• United Kingdom (17)
  • Germany (15)
  • France (15)

The site can be accessed here.

UNAIDS Report

In November 2007, the UNAIDS Secretariat and United Nations Development Programme (UNDP) hosted an international consultation on the criminalisation of HIV transmission in Geneva in order to consider recent developments in the area. The consultation resulted in a policy brief published in July 2008 and launched at the International AIDS Conference in Mexico.

Now, UNAIDS/UNDP have released an in-depth report from the three-day meeting. The document provides an overview of the discussions as well as a summary of the main issues and conclusions by the participants, who included parliamentarians, members of the judiciary, criminal law experts, civil society representatives and people living with HIV, alongside representatives of the World Health Organization (WHO), the International Labour Organization (ILO) and the Office of the UN High Commissioner for Human Rights.

The report also includes a summary provided by Justice Edwin Cameron, judge of the Supreme Court of Appeal, South Africa, in which he concluded: “We ourselves and the UN system must speak skilfully and deftly and respectfully, but must not compromise principle in setting out the case against laws and prosecutions that detrimentally affect a just and rational response to AIDS. Too many lives are at stake for that message to be blunted.”

Justice Cameron has been true to his word, speaking out passionately against the criminalisation of HIV exposure and transmission, notably during a plenary session at the International AIDS Conference in Mexico.

The report can be downloaded here. (pdf file)

Civil society publications

Two new publications from civil society organisations outlining global concerns over the criminalisation of HIV exposure and transmission have also recently been published.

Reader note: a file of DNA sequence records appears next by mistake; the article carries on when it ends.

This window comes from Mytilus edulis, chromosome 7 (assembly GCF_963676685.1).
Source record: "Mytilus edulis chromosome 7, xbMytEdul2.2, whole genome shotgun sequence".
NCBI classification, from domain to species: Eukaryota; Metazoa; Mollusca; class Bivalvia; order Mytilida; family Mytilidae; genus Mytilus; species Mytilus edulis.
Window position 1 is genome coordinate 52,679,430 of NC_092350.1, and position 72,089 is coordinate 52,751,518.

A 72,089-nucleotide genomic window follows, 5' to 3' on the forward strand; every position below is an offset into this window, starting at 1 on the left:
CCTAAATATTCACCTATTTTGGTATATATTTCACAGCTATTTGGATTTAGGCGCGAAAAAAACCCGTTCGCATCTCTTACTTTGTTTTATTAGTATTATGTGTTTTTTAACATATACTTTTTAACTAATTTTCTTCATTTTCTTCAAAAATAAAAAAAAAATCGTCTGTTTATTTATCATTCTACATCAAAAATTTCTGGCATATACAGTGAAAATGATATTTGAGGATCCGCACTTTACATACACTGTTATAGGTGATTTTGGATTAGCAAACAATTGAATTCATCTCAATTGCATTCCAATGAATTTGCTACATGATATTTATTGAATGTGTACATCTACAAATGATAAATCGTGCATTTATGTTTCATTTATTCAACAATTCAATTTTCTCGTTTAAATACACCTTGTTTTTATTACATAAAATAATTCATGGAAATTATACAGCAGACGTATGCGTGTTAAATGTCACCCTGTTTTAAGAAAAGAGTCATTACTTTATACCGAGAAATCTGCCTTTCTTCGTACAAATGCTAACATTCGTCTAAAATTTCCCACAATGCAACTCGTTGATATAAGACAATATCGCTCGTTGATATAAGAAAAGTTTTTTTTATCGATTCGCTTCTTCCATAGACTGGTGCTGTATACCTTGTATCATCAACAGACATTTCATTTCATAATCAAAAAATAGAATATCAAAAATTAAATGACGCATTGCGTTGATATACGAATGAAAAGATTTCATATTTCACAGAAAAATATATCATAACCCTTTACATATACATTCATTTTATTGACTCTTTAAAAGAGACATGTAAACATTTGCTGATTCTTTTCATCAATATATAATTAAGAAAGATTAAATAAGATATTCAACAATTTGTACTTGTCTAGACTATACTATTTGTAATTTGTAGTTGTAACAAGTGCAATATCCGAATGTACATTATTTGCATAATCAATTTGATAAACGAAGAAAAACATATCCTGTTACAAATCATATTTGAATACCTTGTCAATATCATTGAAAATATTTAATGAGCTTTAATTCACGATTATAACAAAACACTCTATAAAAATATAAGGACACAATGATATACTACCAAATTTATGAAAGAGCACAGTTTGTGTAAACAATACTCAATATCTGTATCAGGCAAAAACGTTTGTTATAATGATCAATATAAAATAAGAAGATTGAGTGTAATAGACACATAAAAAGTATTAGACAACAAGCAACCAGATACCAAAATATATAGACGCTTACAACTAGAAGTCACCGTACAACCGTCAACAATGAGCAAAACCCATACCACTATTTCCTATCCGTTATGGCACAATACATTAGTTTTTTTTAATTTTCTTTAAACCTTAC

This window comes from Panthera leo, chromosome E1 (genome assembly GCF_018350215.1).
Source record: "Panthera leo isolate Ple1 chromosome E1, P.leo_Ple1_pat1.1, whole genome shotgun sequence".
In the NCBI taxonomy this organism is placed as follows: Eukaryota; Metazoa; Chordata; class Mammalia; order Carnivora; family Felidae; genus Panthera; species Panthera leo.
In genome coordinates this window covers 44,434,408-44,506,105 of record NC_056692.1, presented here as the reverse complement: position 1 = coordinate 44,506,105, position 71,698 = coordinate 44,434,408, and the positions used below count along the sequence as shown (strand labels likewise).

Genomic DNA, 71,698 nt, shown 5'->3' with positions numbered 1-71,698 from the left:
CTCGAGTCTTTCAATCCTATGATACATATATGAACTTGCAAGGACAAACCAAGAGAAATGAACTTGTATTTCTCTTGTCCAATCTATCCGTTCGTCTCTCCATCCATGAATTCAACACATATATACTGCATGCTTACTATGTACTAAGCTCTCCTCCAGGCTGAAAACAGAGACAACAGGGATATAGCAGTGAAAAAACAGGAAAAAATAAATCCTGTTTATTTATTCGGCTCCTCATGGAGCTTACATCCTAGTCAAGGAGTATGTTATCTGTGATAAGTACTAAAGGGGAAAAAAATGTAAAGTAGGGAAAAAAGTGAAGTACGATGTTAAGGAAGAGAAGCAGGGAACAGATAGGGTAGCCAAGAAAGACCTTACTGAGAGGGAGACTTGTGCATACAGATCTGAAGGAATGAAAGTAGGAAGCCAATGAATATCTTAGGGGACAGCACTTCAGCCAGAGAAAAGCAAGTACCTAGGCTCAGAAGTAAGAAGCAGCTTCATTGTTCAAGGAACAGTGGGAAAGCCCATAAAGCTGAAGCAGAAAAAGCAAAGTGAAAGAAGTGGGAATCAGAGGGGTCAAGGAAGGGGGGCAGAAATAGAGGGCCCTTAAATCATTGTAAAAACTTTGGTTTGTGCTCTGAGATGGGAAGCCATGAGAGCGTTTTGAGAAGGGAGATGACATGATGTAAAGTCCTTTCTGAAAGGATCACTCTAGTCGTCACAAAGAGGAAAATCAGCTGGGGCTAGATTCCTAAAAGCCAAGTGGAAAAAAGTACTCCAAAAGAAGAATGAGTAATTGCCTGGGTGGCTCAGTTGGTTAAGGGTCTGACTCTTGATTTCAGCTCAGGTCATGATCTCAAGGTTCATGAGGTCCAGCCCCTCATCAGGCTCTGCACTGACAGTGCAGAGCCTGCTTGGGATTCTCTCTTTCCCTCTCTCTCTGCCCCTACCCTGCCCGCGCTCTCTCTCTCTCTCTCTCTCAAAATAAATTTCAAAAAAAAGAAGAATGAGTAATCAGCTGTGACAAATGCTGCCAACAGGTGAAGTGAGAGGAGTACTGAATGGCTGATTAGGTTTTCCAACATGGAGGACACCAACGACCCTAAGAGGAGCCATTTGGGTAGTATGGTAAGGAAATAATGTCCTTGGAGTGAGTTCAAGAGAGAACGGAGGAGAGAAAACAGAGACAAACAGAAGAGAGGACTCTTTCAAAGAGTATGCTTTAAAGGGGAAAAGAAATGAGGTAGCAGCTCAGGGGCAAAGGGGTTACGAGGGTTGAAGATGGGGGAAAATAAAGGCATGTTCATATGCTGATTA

The 48 page booklet, Verdict on a Virus: Public Health, Human Rights and Criminal Law was launched by the International Planned Parenthood Federation (IPPF), GNP+ and the International Community of Positive Women (ICW) in November.

The booklet is written in clear, layperson’s language and is aimed at anyone who wants to know more about criminalisation and its related health, human rights and legal implications. It asks and answers ten key questions about the criminalisation of HIV exposure and transmission and provides further resources and information.

A complementary 36 page advocacy document entitled, 10 Reasons to Oppose Criminalization of HIV Exposure or Transmission was also published earlier this week by the Open Society Institute.

Written by a global collective of legal experts and advocates including Ralf Jürgens, Jonathan Cohen, Edwin Cameron, Scott Burris, Michaela Clayton, Richard Elliott, Richard Pearshouse, Anne Gathumbi, and Delme Cupido, it has been endorsed by more than 40 civil society organisations from around the world.

Verdict on a Virus can be downloaded from the IPPF website.

10 Reasons… is available to download from the Open Society Institute website.